Skywatchers in North America, and particularly in Quebec, won’t be treated to any special lunar events this month: July’s solar and lunar eclipses won’t be visible from our neck of the woods. But there’ll be plenty of talk about our celestial companion over the coming weeks…
The Apollo 11 lunar module landed on the surface of the Moon at 4:17 p.m. (EDT) on Sunday, July 20, 1969. A few hours later, at 10:56 p.m., Neil Armstrong became the first human to set foot and walk on the lunar surface.
This summer therefore marks the 50th anniversary of the Apollo 11 mission, and the Moon is putting its best face forward all month long for the occasion. Beginning the morning of July 1, a half-hour before sunrise, the thin lunar crescent will join Venus just above the east-northeastern horizon, and on July 3, a half-hour after sundown, it will form a triangle with Mercury and Mars, very low on the west-northwestern horizon.
During the night of July 13-14, the waxing gibbous Moon will hang a few degrees to the left of Jupiter, above the southern horizon, and will appear to chase the giant planet all night long. The following night, the Moon will shine between Jupiter and Saturn against the backdrop of the Milky Way. It will then appear within a hair’s breadth to the right of Saturn during the night of July 15-16 and will pass less than 1 degree below the gaseous planet in the southwest at dawn.
On the evening of July 20—the anniversary of the first lunar walk—the Moon will be in its waning gibbous phase and clearly visible from 11:30 p.m. onward. Illumination conditions will be favourable for observing the famous “lunar seas.” These vast basalt plains, appearing as huge, darker-grey expanses covering almost a third of the Moon’s visible side, are easy to spot. The Sea of Tranquility, which was the landing site for Apollo 11, will be visible to the naked eye or through binoculars near the terminator (the dividing line between the sunlit and night-time hemispheres).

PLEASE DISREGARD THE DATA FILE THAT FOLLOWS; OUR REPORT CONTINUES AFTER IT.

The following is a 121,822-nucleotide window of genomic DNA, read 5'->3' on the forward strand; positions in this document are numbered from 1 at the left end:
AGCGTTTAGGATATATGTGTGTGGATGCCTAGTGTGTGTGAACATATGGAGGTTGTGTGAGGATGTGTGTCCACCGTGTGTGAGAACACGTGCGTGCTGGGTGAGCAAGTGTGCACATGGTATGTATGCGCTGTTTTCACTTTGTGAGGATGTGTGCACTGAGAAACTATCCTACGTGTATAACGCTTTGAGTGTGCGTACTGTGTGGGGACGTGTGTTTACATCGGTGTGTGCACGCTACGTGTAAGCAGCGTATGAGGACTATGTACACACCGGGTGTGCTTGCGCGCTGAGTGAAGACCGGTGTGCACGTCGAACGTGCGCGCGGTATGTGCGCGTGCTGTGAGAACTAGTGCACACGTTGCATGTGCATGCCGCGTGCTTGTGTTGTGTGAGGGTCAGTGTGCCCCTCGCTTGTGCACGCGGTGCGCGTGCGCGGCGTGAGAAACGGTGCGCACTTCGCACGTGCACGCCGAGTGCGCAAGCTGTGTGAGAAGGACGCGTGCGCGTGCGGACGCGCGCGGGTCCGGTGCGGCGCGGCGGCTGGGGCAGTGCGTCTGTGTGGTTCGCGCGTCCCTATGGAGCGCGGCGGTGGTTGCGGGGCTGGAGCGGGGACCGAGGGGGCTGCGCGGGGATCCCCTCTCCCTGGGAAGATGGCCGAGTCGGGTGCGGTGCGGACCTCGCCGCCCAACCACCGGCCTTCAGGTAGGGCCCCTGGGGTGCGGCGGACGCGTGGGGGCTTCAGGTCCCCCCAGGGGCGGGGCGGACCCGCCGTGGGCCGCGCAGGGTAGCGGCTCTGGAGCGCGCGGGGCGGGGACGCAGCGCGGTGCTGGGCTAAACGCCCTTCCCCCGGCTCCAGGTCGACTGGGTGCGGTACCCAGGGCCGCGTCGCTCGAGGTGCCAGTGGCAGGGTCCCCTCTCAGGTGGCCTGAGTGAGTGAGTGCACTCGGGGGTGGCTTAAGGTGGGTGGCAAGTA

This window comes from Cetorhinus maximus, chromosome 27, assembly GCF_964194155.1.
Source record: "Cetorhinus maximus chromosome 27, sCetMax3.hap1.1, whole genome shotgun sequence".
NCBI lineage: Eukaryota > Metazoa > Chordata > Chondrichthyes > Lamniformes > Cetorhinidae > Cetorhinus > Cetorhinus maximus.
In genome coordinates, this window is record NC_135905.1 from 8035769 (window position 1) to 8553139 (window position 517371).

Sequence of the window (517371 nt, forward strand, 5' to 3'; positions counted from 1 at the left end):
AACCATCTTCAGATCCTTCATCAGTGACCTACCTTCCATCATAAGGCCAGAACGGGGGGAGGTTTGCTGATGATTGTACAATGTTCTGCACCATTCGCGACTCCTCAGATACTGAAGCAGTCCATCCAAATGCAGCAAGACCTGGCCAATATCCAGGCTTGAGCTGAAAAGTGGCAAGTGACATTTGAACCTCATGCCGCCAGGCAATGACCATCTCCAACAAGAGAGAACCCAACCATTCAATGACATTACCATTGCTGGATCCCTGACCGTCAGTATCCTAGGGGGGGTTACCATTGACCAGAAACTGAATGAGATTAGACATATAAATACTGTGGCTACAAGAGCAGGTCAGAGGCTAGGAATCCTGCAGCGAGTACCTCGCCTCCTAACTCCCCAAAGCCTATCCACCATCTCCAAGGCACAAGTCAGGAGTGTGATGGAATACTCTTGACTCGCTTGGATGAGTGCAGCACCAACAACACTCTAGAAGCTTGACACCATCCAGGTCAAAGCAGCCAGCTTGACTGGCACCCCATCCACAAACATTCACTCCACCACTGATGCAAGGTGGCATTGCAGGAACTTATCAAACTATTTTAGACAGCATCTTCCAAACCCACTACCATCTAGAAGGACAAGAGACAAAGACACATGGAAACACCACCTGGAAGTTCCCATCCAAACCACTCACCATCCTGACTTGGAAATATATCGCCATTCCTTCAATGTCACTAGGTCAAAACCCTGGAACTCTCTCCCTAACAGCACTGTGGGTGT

But don’t expect to find the lunar module! Contrary to what one may think, and as big as it may be, the module is impossible to spot with a telescope. That’s doubly true for the American flag, as these objects are simply too small to be seen from Earth. In fact, only in the last few years have probes orbiting the Moon been able to take photos of the Apollo mission landing sites!
The planets in July
Mercury and Mars are hard to spot in the evening sky at the very beginning of the month. The pair will only be visible low over the west-northwestern horizon shortly after sunset and will disappear into the twilight glow in the days that follow. Venus will also be very difficult to view in the morning sky, low on the east-northeastern horizon, about 30 minutes before sunrise. The dazzling Morning Star draws ever closer to the Sun and will also vanish around mid-July.
Hence, the gaseous giants Jupiter and Saturn are the indisputable planetary “stars” of July. Jupiter is visible from nightfall until 2:30 a.m. but sets increasingly earlier with each passing day. Saturn, for its part, is at opposition on July 9, directly opposite the Sun in the sky: It appears in the southeast at twilight and will be visible throughout the night, until it vanishes in the southwest at dawn. But the best time to check out the planet’s famous rings through a telescope will be when it culminates southward in the middle of the night.